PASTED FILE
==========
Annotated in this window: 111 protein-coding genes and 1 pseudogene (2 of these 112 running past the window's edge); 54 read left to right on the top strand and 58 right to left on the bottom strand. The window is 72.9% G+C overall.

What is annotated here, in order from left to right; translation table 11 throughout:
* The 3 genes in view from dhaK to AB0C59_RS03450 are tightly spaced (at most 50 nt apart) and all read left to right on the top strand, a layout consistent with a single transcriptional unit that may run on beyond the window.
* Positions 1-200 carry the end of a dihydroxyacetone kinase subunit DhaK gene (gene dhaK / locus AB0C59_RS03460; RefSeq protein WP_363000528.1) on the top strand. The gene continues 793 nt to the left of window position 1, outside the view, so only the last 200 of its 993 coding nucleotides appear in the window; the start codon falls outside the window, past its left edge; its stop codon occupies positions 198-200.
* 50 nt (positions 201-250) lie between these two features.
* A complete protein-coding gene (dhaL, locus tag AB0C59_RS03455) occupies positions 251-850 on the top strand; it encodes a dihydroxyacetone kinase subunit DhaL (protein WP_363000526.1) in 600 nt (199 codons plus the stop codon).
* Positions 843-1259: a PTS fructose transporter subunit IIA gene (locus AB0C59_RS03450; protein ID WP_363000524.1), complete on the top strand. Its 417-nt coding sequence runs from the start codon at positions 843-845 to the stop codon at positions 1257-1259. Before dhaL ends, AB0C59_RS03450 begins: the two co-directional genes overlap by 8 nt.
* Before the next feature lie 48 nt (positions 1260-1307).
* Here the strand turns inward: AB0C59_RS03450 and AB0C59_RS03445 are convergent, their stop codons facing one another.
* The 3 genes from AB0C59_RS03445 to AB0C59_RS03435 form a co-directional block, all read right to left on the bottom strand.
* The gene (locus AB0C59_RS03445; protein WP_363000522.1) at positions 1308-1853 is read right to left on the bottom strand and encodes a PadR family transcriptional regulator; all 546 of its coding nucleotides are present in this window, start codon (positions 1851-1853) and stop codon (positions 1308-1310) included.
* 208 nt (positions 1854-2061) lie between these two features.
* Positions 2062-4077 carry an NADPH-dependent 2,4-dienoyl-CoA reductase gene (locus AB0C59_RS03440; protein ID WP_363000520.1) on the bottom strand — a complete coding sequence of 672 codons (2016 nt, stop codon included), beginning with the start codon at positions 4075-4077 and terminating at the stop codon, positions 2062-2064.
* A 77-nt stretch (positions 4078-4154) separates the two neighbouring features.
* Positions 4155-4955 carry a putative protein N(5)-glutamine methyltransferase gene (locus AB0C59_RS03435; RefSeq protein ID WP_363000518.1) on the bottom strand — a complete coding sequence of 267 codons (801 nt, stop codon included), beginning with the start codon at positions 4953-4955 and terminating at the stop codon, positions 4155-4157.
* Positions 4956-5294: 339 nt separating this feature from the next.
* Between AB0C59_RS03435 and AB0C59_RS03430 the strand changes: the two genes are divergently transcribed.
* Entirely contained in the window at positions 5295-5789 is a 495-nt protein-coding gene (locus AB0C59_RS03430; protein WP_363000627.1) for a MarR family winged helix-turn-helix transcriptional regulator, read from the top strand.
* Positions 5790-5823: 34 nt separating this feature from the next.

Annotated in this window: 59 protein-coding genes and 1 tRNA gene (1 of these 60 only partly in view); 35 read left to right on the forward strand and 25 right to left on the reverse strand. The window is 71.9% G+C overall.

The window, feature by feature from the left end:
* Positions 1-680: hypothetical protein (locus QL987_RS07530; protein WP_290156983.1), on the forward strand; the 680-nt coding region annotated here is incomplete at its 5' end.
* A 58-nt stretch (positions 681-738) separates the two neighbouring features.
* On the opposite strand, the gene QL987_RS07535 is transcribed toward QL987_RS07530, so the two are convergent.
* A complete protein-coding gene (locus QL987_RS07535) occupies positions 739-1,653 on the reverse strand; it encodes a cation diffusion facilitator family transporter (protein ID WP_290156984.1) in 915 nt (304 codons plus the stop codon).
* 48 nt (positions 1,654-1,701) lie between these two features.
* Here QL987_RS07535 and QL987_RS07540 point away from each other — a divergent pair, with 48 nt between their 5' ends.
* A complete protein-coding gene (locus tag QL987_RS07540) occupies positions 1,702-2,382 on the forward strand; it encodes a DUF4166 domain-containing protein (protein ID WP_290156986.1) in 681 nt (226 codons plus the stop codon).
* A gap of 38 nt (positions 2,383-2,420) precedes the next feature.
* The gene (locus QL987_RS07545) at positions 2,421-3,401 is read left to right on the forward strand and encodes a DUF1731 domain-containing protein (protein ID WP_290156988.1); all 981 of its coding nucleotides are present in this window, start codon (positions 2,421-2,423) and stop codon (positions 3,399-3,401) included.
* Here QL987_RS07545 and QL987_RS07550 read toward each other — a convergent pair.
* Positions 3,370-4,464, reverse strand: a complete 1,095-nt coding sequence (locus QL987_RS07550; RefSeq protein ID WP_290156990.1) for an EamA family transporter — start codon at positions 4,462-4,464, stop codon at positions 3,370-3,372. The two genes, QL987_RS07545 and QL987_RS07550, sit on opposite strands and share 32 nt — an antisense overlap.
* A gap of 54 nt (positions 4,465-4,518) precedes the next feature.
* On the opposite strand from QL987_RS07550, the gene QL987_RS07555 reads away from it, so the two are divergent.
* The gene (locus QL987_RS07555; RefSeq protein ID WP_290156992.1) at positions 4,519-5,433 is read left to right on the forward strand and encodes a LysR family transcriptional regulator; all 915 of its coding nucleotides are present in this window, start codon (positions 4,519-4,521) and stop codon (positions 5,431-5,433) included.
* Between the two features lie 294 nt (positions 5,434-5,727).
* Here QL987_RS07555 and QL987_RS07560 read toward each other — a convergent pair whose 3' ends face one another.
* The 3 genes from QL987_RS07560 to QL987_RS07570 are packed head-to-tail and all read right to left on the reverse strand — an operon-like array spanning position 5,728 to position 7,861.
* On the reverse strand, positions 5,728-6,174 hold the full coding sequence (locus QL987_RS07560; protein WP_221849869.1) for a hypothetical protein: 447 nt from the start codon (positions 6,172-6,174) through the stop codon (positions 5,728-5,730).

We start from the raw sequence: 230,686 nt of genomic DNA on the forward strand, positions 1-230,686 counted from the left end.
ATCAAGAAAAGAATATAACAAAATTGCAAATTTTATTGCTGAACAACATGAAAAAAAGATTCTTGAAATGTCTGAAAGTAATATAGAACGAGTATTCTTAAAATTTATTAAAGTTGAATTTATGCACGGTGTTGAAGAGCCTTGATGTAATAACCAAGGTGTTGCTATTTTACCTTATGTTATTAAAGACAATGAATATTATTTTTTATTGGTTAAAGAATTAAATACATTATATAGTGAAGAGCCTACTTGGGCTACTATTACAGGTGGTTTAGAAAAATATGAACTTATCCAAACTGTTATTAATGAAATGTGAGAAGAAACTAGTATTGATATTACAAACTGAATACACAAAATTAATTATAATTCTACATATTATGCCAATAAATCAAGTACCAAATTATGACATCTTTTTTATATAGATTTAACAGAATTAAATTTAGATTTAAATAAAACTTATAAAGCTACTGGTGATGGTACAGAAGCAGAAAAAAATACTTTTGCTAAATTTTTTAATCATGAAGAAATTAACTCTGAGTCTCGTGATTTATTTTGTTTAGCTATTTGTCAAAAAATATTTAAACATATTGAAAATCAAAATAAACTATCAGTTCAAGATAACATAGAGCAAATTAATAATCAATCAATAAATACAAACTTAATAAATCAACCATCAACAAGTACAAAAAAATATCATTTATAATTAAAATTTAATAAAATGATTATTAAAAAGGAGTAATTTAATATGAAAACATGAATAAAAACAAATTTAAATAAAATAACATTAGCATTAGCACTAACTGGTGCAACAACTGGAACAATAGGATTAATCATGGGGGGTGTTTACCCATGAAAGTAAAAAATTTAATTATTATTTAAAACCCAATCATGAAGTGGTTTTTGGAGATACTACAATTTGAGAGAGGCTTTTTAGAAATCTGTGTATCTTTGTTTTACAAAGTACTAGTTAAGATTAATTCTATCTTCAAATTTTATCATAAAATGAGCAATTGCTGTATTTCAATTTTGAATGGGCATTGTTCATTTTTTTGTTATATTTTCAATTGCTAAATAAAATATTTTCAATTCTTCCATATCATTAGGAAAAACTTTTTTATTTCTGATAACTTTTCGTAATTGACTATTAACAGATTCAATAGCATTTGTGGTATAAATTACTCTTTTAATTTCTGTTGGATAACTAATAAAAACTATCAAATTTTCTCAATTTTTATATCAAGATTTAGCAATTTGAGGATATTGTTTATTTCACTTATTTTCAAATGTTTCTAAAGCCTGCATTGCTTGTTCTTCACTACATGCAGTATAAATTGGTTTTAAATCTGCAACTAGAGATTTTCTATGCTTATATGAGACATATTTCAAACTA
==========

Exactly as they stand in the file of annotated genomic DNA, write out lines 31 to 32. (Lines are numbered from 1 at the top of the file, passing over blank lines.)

* Here QL987_RS07545 and QL987_RS07550 read toward each other — a convergent pair.
* Positions 3,370-4,464, reverse strand: a complete 1,095-nt coding sequence (locus QL987_RS07550; RefSeq protein ID WP_290156990.1) for an EamA family transporter — start codon at positions 4,462-4,464, stop codon at positions 3,370-3,372. The two genes, QL987_RS07545 and QL987_RS07550, sit on opposite strands and share 32 nt — an antisense overlap.